2-more temporary action of anticoagulation than is attained by chemical means, such as those discussed below.
3- It produces a blue background in blood smears that are stained with Wright’s stain. 4-In addition, heparin is said to inhibit acid phosphatase activity and to interfere with the binding of calcium to EDTA in analytical methods for calcium involving complexing with EDTA.
5- unacceptable for most tests performed using the polymerase chain reaction (PCR)?
-because of inhibition of the polymerase enzyme by this large molecule.

2-Ethylenediaminetetraacetic Acid
EDTA is a chelating agent of divalent cations such as Ca2+ and Mg2+ that is particularly useful for(advantage)
(1) hematologic examinations,
(2) isolation of genomic DNA, and
(3) qualitative and quantitative virus determinations by molecular techniques, because it preserves the cellular components of blood.
* It is used as the disodium, dipotassium, or tripotassium salt, the last two being more soluble.
*It is effective at a final concentration of 1 to 2 g/L of blood.
مهم*Higher concentrations hypertonically shrink the red cells.

*EDTA prevents coagulation by binding calcium, which is essential for the clotting mechanism.
Disadvantage of EDTA?
1- probably by chelation of metallic cofactors, inhibits alkaline phosphatase, creatine kinase, and leucine aminopeptidase activities. Because it chelates calcium and iron, 2-EDTA is unsuitable for specimens for calcium and iron analyses using photometric or titrimetric techniques.
3-Sodium Fluoride (defined )
Sodium fluoride is a weak anticoagulant that is often added as a preservative for blood glucose. As a preservative, together with another anticoagulant such as potassium oxalate, it is effective at a concentration of approximately 2 g/L blood.
Why used ? It exerts its preservative action by inhibiting the enzyme systems involved in glycolysis, although such inhibition is not immediate and a certain amount of degradation occurs during the first hour after collection.
على الرغم من انه مانع ضعيف الا انه يستخدم لحفظ عينة الدم للسكر لانه يعمل على تثبيط الانزيمات المشاركة في عملية
التحلل السكري
4-Citrate
Sodium citrate solution,
Because citrate chelates calcium, (disadvantage)?
1-it is unsuitable as an anticoagulant for specimens for measurement of this element.
2-It also inhibits aminotransferases and alkaline phosphatase but
3-stimulates acid phosphatase when phenylphosphate is used as a substrate.
4-Because citrate complexes molybdate, it decreases the color yield in phosphate measurements that involve molybdate ions and produces low results.

5-Oxalates
Sodium, potassium, ammonium, and lithium oxalates inhibit blood coagulation by forming rather insoluble complexes with calcium ions.


Combined ammonium and/or potassium oxalate does not cause shrinkage of erythrocytes.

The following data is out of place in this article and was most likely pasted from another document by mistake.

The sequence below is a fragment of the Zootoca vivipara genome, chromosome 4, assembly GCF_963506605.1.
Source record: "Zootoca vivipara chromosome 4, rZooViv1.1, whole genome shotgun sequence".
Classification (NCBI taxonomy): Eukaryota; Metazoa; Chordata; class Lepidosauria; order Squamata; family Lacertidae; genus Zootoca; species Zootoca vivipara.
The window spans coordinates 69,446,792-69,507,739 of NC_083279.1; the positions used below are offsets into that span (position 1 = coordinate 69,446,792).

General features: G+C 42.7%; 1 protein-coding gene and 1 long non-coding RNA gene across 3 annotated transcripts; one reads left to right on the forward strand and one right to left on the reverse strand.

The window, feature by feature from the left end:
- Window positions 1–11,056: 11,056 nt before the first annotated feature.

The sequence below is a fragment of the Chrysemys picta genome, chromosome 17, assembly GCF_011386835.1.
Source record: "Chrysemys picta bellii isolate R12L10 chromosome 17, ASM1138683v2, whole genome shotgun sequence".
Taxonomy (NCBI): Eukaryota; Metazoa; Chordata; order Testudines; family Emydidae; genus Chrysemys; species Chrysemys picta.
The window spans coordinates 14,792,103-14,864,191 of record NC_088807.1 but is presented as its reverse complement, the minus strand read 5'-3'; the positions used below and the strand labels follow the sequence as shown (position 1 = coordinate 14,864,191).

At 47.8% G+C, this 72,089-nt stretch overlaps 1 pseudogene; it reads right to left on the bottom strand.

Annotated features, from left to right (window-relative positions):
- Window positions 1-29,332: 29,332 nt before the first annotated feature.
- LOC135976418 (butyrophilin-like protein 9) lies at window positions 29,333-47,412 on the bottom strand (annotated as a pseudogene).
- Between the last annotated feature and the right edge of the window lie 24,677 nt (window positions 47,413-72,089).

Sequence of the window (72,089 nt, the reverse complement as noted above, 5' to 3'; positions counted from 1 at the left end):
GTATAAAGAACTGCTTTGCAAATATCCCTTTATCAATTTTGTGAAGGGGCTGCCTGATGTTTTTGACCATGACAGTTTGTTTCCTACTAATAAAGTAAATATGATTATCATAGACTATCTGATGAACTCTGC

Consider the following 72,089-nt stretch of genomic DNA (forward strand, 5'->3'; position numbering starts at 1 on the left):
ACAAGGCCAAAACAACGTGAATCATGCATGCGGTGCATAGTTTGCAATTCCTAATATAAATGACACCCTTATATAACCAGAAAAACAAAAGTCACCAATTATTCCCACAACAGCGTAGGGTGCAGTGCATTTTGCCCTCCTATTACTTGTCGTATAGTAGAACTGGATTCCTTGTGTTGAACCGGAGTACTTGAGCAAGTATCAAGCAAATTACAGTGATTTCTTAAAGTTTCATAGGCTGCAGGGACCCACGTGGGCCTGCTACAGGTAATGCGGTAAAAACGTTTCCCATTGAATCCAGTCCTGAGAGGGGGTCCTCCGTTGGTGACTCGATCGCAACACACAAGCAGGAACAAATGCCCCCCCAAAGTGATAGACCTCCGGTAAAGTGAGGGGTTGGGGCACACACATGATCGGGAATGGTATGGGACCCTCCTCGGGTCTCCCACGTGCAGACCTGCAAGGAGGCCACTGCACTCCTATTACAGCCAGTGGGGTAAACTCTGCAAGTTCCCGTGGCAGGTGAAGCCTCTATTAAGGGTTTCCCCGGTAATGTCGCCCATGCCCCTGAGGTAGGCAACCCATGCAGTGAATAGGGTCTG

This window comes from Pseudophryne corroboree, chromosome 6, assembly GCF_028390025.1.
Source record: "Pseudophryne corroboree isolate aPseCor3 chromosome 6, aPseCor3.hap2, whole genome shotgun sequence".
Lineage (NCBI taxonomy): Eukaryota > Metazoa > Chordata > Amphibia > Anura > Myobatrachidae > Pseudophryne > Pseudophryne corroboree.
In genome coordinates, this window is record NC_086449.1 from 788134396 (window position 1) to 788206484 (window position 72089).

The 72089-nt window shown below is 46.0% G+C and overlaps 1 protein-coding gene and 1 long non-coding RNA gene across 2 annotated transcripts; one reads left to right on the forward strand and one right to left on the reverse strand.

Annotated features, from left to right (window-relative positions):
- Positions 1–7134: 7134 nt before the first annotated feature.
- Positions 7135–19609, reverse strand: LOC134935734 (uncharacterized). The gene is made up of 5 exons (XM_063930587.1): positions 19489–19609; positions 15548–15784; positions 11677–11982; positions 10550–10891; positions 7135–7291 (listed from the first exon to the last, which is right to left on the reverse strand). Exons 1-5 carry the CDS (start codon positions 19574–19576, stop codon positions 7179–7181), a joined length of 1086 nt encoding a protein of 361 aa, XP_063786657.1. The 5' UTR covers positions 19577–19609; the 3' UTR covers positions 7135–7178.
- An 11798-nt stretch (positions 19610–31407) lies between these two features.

However,
1-other oxalates have been known to cause shrinkage by drawing water into the plasma. 2-Reduction in hematocrit may be as much as 10%, causing a reduction in the concentration of plasma constituents of 5%.
*As fluid is lost from the cells, an exchange of electrolytes and other constituents across the cell membrane occurs.
3-Oxalate inhibits several enzymes, including acid and alkaline phosphatases, amylase, and lactate dehydrogenase, and may cause precipitation of calcium as the oxalate salt.









B-Urine

*A clean, early morning, fasting specimen is usually the most concentrated specimen, and *thus is preferred for microscopic examinations and for the detection of abnormal amounts of constituents, such as proteins, or of unusual compounds, such as chorionic gonadotropin.


Urine Preservatives
The most common preservatives and the tests for which preservatives?
preservatives Concentration /volumes
1-HCL 6 mol/l 30ml per 24 hour collection
2-Boric acid 10g per 24 hour collection

Preservatives have different roles but usually are added ?
1-to reduce bacterial action or chemical decomposition,
2- to solubilize constituents that otherwise might precipitate out of solution.
3-to decrease atmospheric oxidation of unstable compounds.

*Some specimens should not have any preservatives added because of the possibility of interference with analytical methods.


Investigation Of Renal Function
Function of the kidney:
The function unit in the kidney is the nephron, shown in Figure 1.
The kidney regulate تنظيم Extra Cellular Fluid (ECF) volume and electrolyte composition to compensate for wide daily variations in water and electrolyte intake.
تنظيم حجم السوائل خارج الخلوية ومكونات الاليكترولايت داخل جسم الانسان والتغيرات التي تحدث نتيجة لتناول الماء والايلكترولايت They form urine in which the potentially toxic waste products of metabolism are excreted.